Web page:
It is noted that the novelist observes the suffering of the animals and acknowledges their inner life. Still with reference to Adams and Derrida, similarities between Mofolo’s portrayals of human and animal suffering under Chaka’s rule are explored. Biopower and sovereign power in Chaka’s kingdom are discussed as entangled practices. Chaka wields both kinds of power over “his” warriors, women and animals. The novel’s non-hierarchical descriptions of human and animal suffering confirm the tragedy of both and testify to what Calarco (2008:112) describes as "thinking through both kinds of suffering in their respective singularities and to note relevant similarities and parallel logics at work where they exist". Finally, the article concludes that animals are portrayed as ethical subjects in Mofolo’s novel. The arguments of Derrida (2002) about animals as ethical, conscious subjects with the ability to answer human beings and to call human beings to account are used to analyse the novel’s ending, in which Chaka is rejected by the animal kingdom at the end of his devastating rule. It is argued that the behaviour of the animals at the end of the novel is consistent with their actions early in Chaka's life. Scenes in which animals know certain things about Chaka, react to the consequences of his actions, and act by distancing themselves from Chaka are discussed as examples of how the novel portrays them as deliberate, conscious and ethical beings with agency.
The article refers to the recently published new Afrikaans translation of Mofolo's novel (Swanepoel 2017). Swanepoel's 1974 translation had a formative influence on Afrikaans literary representations of Chaka (Malaba 1986; Krog 2010; Viljoen 2018). More recently, it was the most important inspiration for the Dutch poet Alfred Schaffer's Mens dier ding (2014). However, even though the earlier translation is important in the context of the Afrikaans canon and its relationship to African languages and African literatures, and also testifies to the transcontinental ties that bind the Afrikaans and Dutch literary systems, reference is made to the 2017 translation because it seems more suited to an interpretative approach involving the African-humanistic framework. In his preface to the new translation, Swanepoel (2017:9) points out that he has "completely reworked" his original translation to correct translation errors, address key omissions and interpret the original text in a new way. Although Swanepoel does not explain how his new interpretation of Mofolo’s novel differs from before, many changes seem to be aimed at rooting the translation more firmly in the context of an indigenous philosophy than the previous Afrikaans translation or, indeed, the latest English-language translation (Kunene 1981). I share the concerns of Krog (2016) about interpretations of the novel as one based on Christian values and ethics. Krog argues convincingly, through several comparisons between Kunene's English translation and the original Sotho text, that Kunene made dubious translation decisions rooted in his view of Mofolo's novel as "a matter of Christian moral judgment" (cited in Krog 2016:88). She points out that the original Sotho text makes possible interpretative decisions that places the novel rather in an African-humanistic framework. As Krog did with the original Sotho text, the latest Afrikaans translation is therefore used to read the novel in the framework of African humanity. This is done in recognition of Mphahlele’s (2002:238) viewpoint that African humanism is not only a moral, religious and knowledge-based framework, but also exerts significant influence on the arts: "[I]t also defines the [...] body of [...] the arts and language that make up the total of our being."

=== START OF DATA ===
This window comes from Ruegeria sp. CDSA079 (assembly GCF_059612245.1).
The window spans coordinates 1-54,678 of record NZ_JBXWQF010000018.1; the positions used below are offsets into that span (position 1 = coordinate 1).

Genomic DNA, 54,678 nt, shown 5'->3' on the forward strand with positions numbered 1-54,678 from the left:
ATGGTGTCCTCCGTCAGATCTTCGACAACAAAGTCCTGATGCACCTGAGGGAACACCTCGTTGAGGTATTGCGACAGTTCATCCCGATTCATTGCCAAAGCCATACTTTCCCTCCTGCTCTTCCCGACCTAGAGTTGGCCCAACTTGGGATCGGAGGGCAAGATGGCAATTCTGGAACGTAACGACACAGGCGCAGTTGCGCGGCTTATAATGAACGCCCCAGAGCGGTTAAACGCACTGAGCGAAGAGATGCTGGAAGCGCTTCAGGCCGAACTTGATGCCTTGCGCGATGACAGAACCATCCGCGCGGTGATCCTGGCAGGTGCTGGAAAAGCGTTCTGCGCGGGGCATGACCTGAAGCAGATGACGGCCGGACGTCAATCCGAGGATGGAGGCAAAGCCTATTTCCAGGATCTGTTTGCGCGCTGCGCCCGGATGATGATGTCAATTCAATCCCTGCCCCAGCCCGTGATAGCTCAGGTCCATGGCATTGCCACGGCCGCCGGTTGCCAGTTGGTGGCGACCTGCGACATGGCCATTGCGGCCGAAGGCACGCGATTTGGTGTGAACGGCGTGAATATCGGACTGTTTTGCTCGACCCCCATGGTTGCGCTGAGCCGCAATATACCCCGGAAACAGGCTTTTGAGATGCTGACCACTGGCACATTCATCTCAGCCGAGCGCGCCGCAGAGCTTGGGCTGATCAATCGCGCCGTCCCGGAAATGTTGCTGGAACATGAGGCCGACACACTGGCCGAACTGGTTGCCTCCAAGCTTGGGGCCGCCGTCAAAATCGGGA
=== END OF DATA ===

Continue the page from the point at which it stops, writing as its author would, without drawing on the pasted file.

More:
Keywords: African humanism; becoming animal; biopower; biopolitics; carnophallogocentrism; Chaka; companion species; critical animal studies; human-animal studies; Mofolo, Thomas; Shaka; Tjhaka; Tsjaka